Well-being has become a popular buzzword in the world of work. According to the Cambridge dictionary, well-being can be defined as ‘the state of feeling healthy and happy’. Ever heard of ‘the happy worker’ hypothesis? It states that the happier an individual is within the workforce, the more motivated they will be, resulting in greater employee engagement and productivity. In short, it is extremely important, and companies will only be building a rod for their own back by turning a blind eye to the importance of work life well-being. As cliché as it may sound, a company’s product is their people and so investing in employee well-being can unlock untapped potential boosting overall business performance – sounds like a win-win solution! To mitigate against low levels of employee well-being, LinkedIn’s Global Talent Trends 2022 report states that employers must demonstrate care and compassion. This can come in all shapes and sizes, from offering employee assistance programmes (EAPs) to putting an end towards glorifying the ‘workaholic and 1am hero’. As we have seen, employers are now tailoring work around their personal lives and so historic efforts to overwork employees are no longer and will in fact encourage decreased employee retention.

 Other areas of focus required

According to LinkedIn, 59% of employees have selected professional development opportunities as a key factor when choosing amongst multiple job offers or choosing to remain within a company. Remember Maslow’s hierarchy of needs? Professionals are seeking opportunities which will allow them to reach self-actualization, the realisation of a person’s full potential. It is not surprising, therefore, that professional development opportunities are pivotal in the refocus of company culture. Offering employees perks such as pool tables and comfy sofas will only last so long until an employer realises the potential they have and will embark on a journey in order to meet this… unfortunately that journey could lead them to walk out the door and find a company who will invest in their professional development. With this in mind, it is crucial that business leaders make the professional development of their staff an integral part of their company culture. Embedding opportunities for mobility within the workforce (allowing the movement of employees across positions within the company) will allow staff to gain new skills, understand the process of more than one specific business unit, and potentially fuel a new interest that they wish to pursue within that company (employee retention!) A job mobility programme encourages fluidity and flexibility, a key element found by LinkedIn when it comes to what professionals are seeking from their employer. Other areas where a business can fine-tune their professional development opportunities would be to invest in relevant courses and workshops that will further employees career development. It is no secret that as inflation rises, businesses are tightening their belts with regards to budgets, however investing in affordable educational opportunities will provide a greater return on investment for your business – perspective is key.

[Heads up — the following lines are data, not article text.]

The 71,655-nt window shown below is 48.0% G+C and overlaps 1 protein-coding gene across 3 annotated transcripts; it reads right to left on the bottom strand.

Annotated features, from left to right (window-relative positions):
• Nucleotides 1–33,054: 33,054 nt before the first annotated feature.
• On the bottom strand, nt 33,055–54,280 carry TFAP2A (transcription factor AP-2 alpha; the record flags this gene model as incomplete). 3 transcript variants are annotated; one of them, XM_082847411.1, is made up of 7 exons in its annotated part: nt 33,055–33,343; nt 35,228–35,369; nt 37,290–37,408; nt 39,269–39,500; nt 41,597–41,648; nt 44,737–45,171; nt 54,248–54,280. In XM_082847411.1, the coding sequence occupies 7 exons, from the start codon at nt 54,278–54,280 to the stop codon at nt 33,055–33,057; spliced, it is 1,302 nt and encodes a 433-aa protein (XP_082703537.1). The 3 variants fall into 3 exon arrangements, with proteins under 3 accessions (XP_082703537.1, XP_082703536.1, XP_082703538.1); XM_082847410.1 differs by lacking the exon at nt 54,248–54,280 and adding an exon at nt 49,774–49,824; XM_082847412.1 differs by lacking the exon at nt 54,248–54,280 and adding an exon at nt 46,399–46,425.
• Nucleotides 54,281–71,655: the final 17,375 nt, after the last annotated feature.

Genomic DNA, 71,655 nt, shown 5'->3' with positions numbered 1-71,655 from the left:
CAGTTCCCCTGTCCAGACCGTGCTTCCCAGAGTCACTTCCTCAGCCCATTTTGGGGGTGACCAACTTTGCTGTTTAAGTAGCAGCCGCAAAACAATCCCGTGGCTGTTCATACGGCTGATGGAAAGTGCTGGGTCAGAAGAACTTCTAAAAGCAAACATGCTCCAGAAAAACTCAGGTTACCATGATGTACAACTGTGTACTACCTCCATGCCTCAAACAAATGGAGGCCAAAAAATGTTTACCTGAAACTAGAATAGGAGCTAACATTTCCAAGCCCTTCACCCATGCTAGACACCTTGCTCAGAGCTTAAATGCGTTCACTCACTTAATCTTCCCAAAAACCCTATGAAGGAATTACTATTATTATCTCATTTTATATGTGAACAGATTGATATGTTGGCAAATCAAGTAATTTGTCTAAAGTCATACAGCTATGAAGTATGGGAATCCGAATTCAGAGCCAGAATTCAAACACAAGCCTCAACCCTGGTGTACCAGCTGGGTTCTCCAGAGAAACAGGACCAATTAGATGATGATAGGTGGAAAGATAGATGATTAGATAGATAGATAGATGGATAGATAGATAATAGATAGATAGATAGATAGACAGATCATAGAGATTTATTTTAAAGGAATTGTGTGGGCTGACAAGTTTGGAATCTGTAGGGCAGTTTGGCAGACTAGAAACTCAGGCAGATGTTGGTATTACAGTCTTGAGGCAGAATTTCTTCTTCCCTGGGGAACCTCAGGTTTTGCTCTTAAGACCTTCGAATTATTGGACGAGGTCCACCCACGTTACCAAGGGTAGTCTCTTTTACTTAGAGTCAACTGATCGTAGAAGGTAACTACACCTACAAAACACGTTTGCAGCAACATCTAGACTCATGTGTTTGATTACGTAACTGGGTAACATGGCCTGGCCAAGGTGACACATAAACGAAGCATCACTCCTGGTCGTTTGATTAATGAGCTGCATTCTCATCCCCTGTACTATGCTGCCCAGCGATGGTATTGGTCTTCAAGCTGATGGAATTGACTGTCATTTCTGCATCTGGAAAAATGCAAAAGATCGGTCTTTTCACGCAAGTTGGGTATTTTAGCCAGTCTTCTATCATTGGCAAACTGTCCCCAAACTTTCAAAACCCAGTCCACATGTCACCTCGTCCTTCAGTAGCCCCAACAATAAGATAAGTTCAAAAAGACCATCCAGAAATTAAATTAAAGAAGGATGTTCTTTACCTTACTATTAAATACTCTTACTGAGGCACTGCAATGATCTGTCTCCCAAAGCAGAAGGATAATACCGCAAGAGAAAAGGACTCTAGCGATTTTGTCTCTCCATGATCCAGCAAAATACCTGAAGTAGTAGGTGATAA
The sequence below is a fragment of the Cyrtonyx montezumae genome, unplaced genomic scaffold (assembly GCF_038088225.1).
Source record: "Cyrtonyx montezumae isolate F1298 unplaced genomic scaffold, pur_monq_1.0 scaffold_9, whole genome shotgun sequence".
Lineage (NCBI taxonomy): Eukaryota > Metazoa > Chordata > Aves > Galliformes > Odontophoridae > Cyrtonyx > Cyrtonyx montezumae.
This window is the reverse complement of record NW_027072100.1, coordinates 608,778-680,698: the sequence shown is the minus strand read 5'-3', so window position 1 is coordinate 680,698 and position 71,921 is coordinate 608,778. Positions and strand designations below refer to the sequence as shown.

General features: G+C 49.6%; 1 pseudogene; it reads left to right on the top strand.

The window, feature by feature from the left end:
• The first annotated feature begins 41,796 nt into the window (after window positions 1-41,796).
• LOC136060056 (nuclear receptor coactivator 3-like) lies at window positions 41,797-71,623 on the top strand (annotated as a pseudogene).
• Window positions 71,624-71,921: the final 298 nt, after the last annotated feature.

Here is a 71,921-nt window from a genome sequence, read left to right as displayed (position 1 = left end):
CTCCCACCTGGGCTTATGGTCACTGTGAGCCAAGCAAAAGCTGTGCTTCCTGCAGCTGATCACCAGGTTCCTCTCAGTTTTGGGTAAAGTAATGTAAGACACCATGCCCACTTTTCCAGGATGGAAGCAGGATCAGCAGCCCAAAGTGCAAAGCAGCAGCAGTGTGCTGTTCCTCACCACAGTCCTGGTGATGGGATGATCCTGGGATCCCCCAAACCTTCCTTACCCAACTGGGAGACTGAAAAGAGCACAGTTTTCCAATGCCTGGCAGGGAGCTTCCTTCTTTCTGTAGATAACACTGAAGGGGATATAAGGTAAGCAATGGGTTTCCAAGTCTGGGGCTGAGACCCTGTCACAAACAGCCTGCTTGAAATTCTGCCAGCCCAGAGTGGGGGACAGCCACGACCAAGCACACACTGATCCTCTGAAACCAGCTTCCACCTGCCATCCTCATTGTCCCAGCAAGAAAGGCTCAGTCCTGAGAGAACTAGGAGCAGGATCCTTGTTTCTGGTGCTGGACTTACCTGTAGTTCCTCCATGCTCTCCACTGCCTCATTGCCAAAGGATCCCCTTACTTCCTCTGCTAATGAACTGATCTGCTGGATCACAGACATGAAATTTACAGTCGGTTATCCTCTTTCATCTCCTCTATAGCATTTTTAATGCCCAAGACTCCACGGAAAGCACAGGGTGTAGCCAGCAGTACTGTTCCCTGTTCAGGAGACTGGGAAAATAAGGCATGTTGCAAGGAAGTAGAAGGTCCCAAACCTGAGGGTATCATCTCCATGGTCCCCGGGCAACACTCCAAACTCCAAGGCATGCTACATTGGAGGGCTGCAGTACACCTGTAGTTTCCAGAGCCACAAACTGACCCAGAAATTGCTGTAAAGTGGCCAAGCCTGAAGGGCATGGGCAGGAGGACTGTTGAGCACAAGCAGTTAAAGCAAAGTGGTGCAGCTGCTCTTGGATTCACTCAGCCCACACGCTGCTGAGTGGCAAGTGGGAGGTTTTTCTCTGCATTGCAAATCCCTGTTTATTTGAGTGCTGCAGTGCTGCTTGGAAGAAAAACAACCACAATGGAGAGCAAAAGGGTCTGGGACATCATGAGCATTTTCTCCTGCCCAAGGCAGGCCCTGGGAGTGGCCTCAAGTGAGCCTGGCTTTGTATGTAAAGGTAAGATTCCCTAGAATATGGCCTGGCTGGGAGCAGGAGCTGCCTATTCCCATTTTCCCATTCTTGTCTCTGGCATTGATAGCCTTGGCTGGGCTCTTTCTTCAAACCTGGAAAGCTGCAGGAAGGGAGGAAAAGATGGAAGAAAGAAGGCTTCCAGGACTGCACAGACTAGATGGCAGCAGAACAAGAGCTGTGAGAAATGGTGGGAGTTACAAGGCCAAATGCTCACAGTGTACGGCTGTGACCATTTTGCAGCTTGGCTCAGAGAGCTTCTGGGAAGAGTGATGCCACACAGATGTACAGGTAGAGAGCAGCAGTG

Key Takeaways:

  1. As we move towards an era of human-centred company culture, employers must refocus and fine-tune their culture to attract and retain talent
  2. Maslow’s hierarchy of needs can help us understand why financial compensation, alone, is not the answer to retaining and attracting talent – humans aspire towards self-actualization, something money cannot buy
  3. Encouraging flexibility within the workforce will make employees 2.6x happier in turn improving employee retention. Companies must focus their attention to ways in which they can promote flexibility within the workforce e.g., remote/hybrid working conditions
  4. Initiatives towards increasing employee well-being will result in increased employee engagement, and in turn improved business performance – care and compassion should be at the forefront of an organization
  5. Job seekers are more likely to choose a company based on their professional and career opportunities. Encouraging job mobility programmes and investing in courses and workshops will provide a greater return on investment for businesses.

Thanks for reading! If you have any questions or comments, contact me on [email protected]

Gabriella is a MSc graduate in Clinical Psychology from London, who has worked within the Recruitment and Talent Aquisition industry for 4 years. Topics of interest surround Global Talent Trends including but not limited to Company Culture, the Candidate Experience, Diversity and Inclusion, Employee Well-being and many more! Gabriella holds a deep interest into Psychology and Human behaviour and how these can be best applied to the world of work.